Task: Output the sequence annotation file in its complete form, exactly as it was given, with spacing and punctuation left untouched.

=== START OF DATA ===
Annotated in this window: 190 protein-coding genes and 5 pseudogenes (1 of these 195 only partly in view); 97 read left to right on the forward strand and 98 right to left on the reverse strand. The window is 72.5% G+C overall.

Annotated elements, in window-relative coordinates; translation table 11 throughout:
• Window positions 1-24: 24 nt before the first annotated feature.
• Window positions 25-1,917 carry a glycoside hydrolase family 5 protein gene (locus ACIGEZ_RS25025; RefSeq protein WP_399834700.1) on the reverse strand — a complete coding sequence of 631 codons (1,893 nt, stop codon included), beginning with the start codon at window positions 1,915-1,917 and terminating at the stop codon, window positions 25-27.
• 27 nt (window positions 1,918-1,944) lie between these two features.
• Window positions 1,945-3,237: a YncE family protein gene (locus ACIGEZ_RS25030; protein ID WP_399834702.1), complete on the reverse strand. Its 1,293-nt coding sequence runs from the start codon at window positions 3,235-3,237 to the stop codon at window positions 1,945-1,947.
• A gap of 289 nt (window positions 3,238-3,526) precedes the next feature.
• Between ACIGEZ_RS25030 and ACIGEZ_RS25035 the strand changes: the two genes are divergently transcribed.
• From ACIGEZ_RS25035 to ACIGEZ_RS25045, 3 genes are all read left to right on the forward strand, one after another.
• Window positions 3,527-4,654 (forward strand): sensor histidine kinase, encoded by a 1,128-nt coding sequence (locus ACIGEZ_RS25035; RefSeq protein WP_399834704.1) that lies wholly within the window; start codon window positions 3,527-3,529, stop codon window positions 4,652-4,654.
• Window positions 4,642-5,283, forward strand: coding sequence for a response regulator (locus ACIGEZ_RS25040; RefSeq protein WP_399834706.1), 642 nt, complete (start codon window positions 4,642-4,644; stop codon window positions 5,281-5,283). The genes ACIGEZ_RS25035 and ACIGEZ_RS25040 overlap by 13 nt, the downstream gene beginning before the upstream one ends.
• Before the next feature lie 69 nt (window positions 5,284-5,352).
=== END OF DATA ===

Annotated in this window: 190 protein-coding genes and 5 pseudogenes (1 of these 195 only partly in view); 97 read left to right on the forward strand and 98 right to left on the reverse strand. The window is 72.5% G+C overall.

Annotated elements, in window-relative coordinates; translation table 11 throughout:
• Window positions 1-24: 24 nt before the first annotated feature.
• Window positions 25-1,917 carry a glycoside hydrolase family 5 protein gene (locus ACIGEZ_RS25025; RefSeq protein WP_399834700.1) on the reverse strand — a complete coding sequence of 631 codons (1,893 nt, stop codon included), beginning with the start codon at window positions 1,915-1,917 and terminating at the stop codon, window positions 25-27.
• 27 nt (window positions 1,918-1,944) lie between these two features.
• Window positions 1,945-3,237: a YncE family protein gene (locus ACIGEZ_RS25030; protein ID WP_399834702.1), complete on the reverse strand. Its 1,293-nt coding sequence runs from the start codon at window positions 3,235-3,237 to the stop codon at window positions 1,945-1,947.
• A gap of 289 nt (window positions 3,238-3,526) precedes the next feature.
• Between ACIGEZ_RS25030 and ACIGEZ_RS25035 the strand changes: the two genes are divergently transcribed.
• From ACIGEZ_RS25035 to ACIGEZ_RS25045, 3 genes are all read left to right on the forward strand, one after another.
• Window positions 3,527-4,654 (forward strand): sensor histidine kinase, encoded by a 1,128-nt coding sequence (locus ACIGEZ_RS25035; RefSeq protein WP_399834704.1) that lies wholly within the window; start codon window positions 3,527-3,529, stop codon window positions 4,652-4,654.
• Window positions 4,642-5,283, forward strand: coding sequence for a response regulator (locus ACIGEZ_RS25040; RefSeq protein WP_399834706.1), 642 nt, complete (start codon window positions 4,642-4,644; stop codon window positions 5,281-5,283). The genes ACIGEZ_RS25035 and ACIGEZ_RS25040 overlap by 13 nt, the downstream gene beginning before the upstream one ends.
• Before the next feature lie 69 nt (window positions 5,284-5,352).